The UCI has boosted the money for their anti-doping programme by 35% over the course of the next two years.
All anti-doping operations involving the UCI were delegated to the International Testing Agency at the beginning of 2021, the increase in funding is to be spread across all areas of their operations, but with a particular focus on men’s road racing.
In a statement the UCI said that the funding increase will help to “reinforce capacities” in a range of areas including “testing, intelligence and investigations, data analysis and science.”
“The focus lies on reinforcing capacities in the areas of Intelligence & Investigations, testing, science, data analysis, long-term sample storage and sample re-analysis,” the statement added.
The funding committee of the UCI anti-doping programme, which is behind the decision to increase spending, is made up of representatives from a variety of organisations including the UCI itself, as well as teams, riders and race organisers associations.
The increase in funding will be gradual, with an expected increase of €1.5m in 2023, before a further €2.4m from 2024 onwards. In total, the increase in budget will eventually amount to nearly €10m, a 35 percent increase on spending today.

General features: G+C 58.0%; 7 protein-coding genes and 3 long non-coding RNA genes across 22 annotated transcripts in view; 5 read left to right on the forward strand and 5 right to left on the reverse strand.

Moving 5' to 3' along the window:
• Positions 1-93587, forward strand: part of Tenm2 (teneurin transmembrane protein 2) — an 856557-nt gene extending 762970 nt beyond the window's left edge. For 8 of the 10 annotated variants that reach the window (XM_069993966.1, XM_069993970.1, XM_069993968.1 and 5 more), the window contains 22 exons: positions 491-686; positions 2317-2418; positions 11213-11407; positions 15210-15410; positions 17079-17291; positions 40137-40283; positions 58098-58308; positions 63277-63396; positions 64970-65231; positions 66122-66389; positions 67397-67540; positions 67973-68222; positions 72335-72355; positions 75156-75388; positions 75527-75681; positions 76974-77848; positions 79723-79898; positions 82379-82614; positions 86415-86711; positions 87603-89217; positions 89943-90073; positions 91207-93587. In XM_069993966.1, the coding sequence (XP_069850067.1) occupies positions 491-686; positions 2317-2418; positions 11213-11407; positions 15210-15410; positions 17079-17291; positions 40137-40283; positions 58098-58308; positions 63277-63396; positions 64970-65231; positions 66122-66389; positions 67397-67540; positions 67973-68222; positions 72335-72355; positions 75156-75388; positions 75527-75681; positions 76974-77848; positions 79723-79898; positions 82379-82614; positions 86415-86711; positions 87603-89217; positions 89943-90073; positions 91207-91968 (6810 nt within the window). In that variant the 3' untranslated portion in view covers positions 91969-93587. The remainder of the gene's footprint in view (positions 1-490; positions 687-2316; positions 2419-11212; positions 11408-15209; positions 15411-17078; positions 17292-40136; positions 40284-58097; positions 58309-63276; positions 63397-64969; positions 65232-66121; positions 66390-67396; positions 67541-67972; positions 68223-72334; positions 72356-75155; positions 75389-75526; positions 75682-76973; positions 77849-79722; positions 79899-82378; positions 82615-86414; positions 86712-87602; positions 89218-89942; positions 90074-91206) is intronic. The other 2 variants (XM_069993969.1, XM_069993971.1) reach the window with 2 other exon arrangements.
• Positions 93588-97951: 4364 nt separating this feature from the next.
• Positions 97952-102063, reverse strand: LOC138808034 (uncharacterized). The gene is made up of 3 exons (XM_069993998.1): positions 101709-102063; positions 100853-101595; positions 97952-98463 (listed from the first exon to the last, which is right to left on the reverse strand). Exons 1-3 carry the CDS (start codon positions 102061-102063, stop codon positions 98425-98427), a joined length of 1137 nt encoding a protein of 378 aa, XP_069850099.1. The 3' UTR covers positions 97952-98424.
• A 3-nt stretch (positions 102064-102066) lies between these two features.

One of the main target areas for the increase in budget and spending, is the area of “intelligence and investigations” on a global scale, which, according to the UCI, has been identified as a priority. Another area of interest will be the greater capacity to store samples for later testing, for up to a period of 10 years under the World Anti-Doping Agency [WADA] code.
The UCI said that doing this enables and prolongs the ability of the ITA to “detect anti-doping rule violations and provides an effective form of deterrence.”
The world governing body also said that the additional funding in this area will be used for “specialised staff, additional platforms and IT tools, as well as for storage and laboratory costs.”
It’s hoped that the increase in budget will help the UCI and ITA to continue efforts to “protect the credibility of cycling” well into the future.